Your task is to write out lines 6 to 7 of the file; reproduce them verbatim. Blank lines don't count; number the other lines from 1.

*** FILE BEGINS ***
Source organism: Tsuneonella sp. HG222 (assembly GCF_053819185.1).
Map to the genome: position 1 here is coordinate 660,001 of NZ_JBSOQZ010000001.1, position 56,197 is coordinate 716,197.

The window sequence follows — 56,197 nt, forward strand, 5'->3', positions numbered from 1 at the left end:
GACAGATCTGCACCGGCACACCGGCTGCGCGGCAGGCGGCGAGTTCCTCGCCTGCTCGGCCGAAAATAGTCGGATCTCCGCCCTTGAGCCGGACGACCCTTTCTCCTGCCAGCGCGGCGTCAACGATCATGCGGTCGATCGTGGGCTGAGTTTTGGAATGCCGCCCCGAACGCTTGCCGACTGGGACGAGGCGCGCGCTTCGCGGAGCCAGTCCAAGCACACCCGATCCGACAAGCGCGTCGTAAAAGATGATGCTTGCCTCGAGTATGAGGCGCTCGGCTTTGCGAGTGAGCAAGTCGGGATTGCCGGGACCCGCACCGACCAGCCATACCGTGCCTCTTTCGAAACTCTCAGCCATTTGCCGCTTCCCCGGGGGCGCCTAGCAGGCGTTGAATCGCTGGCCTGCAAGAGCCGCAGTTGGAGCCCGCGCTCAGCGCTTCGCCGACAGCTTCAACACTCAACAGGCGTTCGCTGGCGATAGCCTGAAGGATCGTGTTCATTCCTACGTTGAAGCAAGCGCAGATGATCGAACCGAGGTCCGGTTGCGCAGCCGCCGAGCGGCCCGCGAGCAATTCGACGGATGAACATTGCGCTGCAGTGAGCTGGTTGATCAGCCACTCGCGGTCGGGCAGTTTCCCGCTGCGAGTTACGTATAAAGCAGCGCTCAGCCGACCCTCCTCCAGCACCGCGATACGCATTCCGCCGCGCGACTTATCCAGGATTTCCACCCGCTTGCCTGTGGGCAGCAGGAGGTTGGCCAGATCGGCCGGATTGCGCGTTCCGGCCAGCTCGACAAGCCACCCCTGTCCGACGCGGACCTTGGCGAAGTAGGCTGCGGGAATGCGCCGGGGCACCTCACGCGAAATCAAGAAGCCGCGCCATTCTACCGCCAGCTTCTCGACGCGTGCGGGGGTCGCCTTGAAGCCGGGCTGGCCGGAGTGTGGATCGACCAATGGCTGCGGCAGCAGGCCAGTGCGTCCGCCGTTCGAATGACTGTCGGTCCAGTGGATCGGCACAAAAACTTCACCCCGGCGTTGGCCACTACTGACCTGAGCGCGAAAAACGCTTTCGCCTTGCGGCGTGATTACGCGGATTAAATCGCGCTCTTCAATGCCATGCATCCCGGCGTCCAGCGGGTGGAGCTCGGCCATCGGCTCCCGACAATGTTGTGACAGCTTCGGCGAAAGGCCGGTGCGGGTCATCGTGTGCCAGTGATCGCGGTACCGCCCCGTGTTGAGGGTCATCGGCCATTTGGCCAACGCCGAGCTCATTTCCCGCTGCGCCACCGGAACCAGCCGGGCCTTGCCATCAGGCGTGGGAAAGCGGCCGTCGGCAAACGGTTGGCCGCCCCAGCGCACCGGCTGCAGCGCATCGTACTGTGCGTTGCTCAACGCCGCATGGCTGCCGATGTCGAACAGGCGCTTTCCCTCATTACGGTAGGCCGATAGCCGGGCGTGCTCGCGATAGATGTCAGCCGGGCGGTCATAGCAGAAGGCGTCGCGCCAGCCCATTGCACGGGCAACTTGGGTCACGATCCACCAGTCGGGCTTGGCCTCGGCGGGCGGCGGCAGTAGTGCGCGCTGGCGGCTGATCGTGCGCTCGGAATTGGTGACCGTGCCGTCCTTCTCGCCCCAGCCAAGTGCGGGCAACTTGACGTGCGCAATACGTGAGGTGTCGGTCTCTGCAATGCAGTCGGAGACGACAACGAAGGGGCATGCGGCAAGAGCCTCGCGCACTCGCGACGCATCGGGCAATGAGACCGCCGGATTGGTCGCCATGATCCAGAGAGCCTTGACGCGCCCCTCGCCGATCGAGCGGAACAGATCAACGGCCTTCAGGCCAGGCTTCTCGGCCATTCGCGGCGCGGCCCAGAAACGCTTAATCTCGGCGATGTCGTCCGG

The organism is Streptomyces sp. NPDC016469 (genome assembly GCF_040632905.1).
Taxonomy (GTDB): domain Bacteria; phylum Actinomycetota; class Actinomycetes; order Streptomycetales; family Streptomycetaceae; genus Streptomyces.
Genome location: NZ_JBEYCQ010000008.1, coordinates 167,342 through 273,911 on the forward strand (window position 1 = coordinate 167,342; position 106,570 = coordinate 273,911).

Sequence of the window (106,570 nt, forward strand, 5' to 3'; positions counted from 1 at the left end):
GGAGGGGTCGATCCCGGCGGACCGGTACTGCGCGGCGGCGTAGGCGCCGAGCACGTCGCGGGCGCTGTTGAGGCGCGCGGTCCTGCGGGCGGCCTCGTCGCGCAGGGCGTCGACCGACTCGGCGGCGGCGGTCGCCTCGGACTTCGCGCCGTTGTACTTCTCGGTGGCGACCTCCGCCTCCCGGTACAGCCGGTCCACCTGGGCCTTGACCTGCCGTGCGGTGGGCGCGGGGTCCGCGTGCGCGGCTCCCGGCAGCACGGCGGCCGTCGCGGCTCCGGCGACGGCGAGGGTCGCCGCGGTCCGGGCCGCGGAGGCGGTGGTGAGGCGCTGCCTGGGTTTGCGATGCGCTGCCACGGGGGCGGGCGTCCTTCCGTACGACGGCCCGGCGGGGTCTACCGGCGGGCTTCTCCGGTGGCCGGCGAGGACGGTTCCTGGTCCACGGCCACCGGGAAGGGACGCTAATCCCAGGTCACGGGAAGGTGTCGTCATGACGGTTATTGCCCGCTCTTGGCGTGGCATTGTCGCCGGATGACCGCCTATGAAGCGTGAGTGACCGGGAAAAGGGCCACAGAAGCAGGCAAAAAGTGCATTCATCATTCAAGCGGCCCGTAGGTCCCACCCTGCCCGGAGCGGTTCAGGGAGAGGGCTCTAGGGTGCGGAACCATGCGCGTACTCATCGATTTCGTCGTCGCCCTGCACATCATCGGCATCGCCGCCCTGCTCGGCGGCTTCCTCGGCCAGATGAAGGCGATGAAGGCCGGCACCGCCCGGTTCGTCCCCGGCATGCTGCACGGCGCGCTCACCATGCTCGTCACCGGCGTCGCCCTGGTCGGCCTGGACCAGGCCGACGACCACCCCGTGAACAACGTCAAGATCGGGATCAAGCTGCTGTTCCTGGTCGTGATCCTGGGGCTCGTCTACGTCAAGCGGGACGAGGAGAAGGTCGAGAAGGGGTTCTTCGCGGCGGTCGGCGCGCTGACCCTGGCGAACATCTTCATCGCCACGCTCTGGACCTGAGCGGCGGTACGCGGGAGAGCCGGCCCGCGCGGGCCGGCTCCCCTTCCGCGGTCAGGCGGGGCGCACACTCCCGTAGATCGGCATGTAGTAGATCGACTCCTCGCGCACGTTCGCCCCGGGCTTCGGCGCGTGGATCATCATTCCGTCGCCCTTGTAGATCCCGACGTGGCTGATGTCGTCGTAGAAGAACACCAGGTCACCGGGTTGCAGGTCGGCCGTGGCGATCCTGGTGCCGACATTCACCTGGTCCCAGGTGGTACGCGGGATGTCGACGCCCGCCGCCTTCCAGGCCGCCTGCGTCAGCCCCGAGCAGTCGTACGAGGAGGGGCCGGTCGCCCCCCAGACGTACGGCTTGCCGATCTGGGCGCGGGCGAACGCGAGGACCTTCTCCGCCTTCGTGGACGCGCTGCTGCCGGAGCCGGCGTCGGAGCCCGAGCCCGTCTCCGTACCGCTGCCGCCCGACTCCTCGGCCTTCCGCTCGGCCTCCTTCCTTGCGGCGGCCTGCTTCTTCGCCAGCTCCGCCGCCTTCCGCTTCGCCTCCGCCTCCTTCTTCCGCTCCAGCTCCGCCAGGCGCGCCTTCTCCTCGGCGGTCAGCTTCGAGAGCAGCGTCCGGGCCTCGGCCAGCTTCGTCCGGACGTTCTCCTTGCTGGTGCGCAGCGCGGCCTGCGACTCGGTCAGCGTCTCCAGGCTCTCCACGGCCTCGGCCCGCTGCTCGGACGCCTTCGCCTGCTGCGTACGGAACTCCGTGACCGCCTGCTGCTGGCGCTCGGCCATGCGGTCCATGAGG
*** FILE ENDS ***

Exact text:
Taxonomy (GTDB): domain Bacteria; phylum Actinomycetota; class Actinomycetes; order Streptomycetales; family Streptomycetaceae; genus Streptomyces.
Genome location: NZ_JBEYCQ010000008.1, coordinates 167,342 through 273,911 on the forward strand (window position 1 = coordinate 167,342; position 106,570 = coordinate 273,911).